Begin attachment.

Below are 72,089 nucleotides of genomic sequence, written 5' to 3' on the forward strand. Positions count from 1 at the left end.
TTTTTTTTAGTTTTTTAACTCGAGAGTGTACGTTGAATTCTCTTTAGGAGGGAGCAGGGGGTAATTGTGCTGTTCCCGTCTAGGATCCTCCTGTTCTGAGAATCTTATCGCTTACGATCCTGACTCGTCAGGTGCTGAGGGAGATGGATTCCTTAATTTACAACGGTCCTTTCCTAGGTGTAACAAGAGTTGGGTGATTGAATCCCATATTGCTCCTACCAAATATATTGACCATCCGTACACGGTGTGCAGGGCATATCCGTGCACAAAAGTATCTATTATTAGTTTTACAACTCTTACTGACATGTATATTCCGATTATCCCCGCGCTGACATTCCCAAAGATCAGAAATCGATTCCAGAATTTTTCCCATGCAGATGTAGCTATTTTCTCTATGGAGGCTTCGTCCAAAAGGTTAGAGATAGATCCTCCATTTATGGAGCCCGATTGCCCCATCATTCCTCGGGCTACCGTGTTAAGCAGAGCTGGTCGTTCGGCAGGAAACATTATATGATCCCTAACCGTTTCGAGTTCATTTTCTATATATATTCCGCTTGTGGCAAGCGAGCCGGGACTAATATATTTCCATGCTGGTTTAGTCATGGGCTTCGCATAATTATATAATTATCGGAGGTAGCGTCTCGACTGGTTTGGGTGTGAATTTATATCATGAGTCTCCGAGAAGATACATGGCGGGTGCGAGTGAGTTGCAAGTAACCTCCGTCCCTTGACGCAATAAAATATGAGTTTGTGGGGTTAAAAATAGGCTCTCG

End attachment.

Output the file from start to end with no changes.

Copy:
Below are 72,089 nucleotides of genomic sequence, written 5' to 3' on the forward strand. Positions count from 1 at the left end.
TTTTTTTTAGTTTTTTAACTCGAGAGTGTACGTTGAATTCTCTTTAGGAGGGAGCAGGGGGTAATTGTGCTGTTCCCGTCTAGGATCCTCCTGTTCTGAGAATCTTATCGCTTACGATCCTGACTCGTCAGGTGCTGAGGGAGATGGATTCCTTAATTTACAACGGTCCTTTCCTAGGTGTAACAAGAGTTGGGTGATTGAATCCCATATTGCTCCTACCAAATATATTGACCATCCGTACACGGTGTGCAGGGCATATCCGTGCACAAAAGTATCTATTATTAGTTTTACAACTCTTACTGACATGTATATTCCGATTATCCCCGCGCTGACATTCCCAAAGATCAGAAATCGATTCCAGAATTTTTCCCATGCAGATGTAGCTATTTTCTCTATGGAGGCTTCGTCCAAAAGGTTAGAGATAGATCCTCCATTTATGGAGCCCGATTGCCCCATCATTCCTCGGGCTACCGTGTTAAGCAGAGCTGGTCGTTCGGCAGGAAACATTATATGATCCCTAACCGTTTCGAGTTCATTTTCTATATATATTCCGCTTGTGGCAAGCGAGCCGGGACTAATATATTTCCATGCTGGTTTAGTCATGGGCTTCGCATAATTATATAATTATCGGAGGTAGCGTCTCGACTGGTTTGGGTGTGAATTTATATCATGAGTCTCCGAGAAGATACATGGCGGGTGCGAGTGAGTTGCAAGTAACCTCCGTCCCTTGACGCAATAAAATATGAGTTTGTGGGGTTAAAAATAGGCTCTCG